I sat there, amazed, as I watched my 1-1/2 year old comfort another little girl who was sobbing on the ground.
I watched as my daughter comforted this girl who she didn't even know and I wondered,
where did she learn that?
How did she know that when others cry, they need a hug or someone to show them love and understanding?
While some children are born with more of an innate sense of compassion than others, there are things that parents can do to teach and cultivate compassion in children.
1. Teach Gentleness
Physically model to your child what gentleness looks and feels like. Teach your child how to gently pet a dog by taking their hand and guiding it so they know what a gentle touch feels like. If he pushes or pulls or grabs roughly, explain to him that we use our hands to show love for others.
2. Be an Example
Dr. Jim Taylor, a professor of psychology from the University of San Francisco, says that as our children get older, they will notice the daily expressions of compassion we show others. They will notice our "comforting them when they scrape their knees, assuming dinner duties when [a] spouse is stressed out from work, or helping a neighbor with a home project." Children learn from these daily expressions that "compassion doesn't discriminate" and that "acts of compassion can be small or large...or given to friends or strangers." (Source)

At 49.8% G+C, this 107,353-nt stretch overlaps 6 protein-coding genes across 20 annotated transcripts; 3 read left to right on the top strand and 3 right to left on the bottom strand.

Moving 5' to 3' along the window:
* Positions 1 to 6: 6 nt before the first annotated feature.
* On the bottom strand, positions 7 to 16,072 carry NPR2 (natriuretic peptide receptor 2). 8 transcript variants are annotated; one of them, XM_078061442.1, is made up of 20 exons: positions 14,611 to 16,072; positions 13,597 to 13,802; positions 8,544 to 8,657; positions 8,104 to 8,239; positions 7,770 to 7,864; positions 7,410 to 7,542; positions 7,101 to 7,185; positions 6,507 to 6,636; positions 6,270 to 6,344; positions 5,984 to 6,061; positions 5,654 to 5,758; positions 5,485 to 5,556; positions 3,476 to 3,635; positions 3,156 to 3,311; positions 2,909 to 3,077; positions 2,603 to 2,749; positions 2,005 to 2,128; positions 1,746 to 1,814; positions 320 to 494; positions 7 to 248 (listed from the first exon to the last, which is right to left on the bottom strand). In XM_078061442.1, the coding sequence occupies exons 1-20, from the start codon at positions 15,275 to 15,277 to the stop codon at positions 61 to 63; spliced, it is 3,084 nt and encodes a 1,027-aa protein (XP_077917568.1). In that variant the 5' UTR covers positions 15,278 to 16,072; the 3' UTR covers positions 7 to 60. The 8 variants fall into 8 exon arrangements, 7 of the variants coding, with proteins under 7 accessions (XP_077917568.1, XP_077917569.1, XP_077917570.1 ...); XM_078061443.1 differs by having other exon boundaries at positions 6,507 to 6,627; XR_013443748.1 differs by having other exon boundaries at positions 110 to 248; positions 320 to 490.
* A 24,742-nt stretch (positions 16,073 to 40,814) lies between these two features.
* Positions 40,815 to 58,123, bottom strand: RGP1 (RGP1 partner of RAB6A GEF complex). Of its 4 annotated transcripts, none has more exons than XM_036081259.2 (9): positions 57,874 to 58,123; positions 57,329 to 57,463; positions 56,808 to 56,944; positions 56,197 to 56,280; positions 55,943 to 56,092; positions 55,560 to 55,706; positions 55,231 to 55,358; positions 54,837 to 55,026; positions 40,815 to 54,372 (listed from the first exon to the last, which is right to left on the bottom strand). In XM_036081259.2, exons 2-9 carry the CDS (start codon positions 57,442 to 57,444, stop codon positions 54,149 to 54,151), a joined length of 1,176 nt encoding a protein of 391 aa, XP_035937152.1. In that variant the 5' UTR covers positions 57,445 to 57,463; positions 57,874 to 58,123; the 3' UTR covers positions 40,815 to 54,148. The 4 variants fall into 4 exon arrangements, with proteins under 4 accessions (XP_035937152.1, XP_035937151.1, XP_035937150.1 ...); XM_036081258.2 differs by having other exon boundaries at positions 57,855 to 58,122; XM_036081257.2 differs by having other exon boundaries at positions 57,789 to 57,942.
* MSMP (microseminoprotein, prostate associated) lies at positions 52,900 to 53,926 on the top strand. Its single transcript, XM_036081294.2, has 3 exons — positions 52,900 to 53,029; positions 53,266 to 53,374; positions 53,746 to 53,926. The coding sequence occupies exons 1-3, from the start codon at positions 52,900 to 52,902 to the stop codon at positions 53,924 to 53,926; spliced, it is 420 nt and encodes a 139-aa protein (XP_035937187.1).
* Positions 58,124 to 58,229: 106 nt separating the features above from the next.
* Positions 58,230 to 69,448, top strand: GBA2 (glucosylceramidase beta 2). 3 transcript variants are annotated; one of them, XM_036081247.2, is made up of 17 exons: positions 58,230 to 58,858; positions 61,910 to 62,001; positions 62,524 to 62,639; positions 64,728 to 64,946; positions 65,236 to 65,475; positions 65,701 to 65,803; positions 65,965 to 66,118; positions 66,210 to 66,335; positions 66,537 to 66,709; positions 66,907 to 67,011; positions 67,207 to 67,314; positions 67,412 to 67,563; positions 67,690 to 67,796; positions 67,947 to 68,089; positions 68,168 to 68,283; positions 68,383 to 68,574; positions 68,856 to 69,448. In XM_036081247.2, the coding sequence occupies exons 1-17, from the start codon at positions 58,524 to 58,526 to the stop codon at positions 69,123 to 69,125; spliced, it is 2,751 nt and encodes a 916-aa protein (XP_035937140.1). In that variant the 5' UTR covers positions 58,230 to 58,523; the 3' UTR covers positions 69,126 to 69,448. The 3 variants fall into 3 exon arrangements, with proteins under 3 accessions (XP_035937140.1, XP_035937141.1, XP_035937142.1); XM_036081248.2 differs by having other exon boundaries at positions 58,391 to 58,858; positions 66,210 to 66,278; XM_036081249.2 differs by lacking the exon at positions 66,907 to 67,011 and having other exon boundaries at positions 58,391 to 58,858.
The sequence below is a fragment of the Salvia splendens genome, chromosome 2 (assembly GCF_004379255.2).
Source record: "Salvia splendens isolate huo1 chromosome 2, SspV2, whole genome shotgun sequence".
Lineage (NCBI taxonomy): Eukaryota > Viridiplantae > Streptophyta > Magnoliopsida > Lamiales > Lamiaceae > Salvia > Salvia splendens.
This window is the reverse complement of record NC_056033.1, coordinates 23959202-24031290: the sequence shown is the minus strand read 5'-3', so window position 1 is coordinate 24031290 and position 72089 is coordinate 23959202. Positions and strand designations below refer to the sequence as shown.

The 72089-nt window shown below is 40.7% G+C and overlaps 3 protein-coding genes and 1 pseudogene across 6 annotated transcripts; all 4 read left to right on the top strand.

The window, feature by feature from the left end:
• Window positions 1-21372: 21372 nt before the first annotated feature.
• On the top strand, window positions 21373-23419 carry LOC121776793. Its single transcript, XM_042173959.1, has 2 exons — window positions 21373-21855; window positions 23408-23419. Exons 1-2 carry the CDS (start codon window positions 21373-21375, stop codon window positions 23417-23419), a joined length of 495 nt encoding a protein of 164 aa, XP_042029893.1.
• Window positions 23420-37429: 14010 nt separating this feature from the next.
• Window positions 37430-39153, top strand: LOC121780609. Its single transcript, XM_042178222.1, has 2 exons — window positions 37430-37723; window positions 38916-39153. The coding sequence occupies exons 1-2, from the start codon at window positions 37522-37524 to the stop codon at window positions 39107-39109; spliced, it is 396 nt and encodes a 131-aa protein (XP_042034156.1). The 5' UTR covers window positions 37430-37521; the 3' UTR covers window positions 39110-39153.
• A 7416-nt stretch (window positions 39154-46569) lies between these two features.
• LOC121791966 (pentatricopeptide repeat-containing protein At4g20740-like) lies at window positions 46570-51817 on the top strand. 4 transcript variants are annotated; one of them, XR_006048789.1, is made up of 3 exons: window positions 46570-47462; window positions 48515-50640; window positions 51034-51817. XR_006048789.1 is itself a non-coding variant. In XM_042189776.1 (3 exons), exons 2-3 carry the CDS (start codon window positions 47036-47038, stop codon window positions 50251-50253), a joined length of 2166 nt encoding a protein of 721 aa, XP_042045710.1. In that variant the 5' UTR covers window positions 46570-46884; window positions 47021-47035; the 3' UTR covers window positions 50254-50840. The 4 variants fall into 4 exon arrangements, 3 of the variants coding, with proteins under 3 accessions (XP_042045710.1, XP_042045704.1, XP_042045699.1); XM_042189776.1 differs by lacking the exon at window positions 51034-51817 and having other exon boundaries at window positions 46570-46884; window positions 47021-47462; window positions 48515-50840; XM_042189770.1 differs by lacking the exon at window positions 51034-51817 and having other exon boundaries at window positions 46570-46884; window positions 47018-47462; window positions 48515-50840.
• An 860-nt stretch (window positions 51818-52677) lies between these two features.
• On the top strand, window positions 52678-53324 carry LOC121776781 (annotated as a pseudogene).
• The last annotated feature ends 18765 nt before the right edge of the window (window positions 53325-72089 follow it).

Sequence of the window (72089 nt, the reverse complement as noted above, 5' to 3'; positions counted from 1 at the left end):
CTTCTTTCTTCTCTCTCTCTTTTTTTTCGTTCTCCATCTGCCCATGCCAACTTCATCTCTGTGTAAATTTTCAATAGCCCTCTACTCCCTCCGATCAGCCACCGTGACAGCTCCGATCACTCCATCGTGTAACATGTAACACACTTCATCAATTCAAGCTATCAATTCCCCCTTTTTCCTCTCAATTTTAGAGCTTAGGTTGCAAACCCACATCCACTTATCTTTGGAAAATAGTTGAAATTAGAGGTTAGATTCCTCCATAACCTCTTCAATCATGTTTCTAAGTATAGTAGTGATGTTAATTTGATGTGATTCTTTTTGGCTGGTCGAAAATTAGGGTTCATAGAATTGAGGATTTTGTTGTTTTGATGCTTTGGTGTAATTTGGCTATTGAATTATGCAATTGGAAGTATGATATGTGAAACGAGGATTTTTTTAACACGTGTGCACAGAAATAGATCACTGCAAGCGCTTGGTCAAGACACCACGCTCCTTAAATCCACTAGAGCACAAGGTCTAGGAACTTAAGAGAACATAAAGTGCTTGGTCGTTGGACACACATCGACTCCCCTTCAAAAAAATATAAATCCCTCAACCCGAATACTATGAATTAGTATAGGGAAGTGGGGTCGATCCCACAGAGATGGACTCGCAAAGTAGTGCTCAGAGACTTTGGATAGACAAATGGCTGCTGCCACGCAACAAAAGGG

3. Use Books and Stories
Books can be a great way to engage children in stories that teach compassion, understanding, and friendship. Parents can also read and tell stories to their children about compassionate people like Martin Luther King Jr., Mother Teresa, and Mohandas Gandhi.
A great way to teach children compassion is to take them out into the community to serve others. This could be as simple as cleaning up a local park or bringing dinner to a struggling neighbor. Some bigger projects could include volunteering at a nursing home or food kitchen. Whatever service you provide, it teaches children to think about others. (This site provides a list of volunteer opportunities in your area)
5. Monitor Media
Children often model the behavior they see. If they watch television shows filled with disrespectful language, bullying, name-calling, teasing, violence, etc. they are more likely to pick up those behaviors. As parents, we can monitor what types of shows our children watch and encourage shows that promote friendship, sharing, service, and compassion.